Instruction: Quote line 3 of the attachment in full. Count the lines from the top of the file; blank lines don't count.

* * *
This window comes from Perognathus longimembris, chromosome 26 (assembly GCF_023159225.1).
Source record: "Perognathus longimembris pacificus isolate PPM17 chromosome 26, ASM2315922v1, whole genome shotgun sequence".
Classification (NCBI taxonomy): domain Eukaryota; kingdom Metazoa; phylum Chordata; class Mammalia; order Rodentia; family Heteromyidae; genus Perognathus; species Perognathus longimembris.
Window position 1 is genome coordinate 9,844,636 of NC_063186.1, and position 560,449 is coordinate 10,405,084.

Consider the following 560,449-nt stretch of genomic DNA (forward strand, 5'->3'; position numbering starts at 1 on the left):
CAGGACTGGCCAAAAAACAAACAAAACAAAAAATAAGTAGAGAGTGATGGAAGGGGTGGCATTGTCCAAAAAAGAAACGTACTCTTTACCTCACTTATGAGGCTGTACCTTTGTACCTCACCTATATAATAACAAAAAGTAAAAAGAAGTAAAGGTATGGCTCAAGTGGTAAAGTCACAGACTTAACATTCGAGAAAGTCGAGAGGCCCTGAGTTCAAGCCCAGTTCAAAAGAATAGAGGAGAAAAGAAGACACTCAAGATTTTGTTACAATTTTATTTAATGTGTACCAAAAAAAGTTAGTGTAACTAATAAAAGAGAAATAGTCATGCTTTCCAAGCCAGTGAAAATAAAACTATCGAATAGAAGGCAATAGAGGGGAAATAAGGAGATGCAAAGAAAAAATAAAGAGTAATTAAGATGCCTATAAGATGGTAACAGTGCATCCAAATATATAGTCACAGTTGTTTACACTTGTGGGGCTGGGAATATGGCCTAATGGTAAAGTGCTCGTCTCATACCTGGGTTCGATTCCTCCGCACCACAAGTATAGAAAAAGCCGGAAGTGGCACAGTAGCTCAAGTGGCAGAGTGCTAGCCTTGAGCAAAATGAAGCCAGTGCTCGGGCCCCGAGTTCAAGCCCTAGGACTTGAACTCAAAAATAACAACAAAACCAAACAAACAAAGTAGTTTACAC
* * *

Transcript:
Classification (NCBI taxonomy): domain Eukaryota; kingdom Metazoa; phylum Chordata; class Mammalia; order Rodentia; family Heteromyidae; genus Perognathus; species Perognathus longimembris.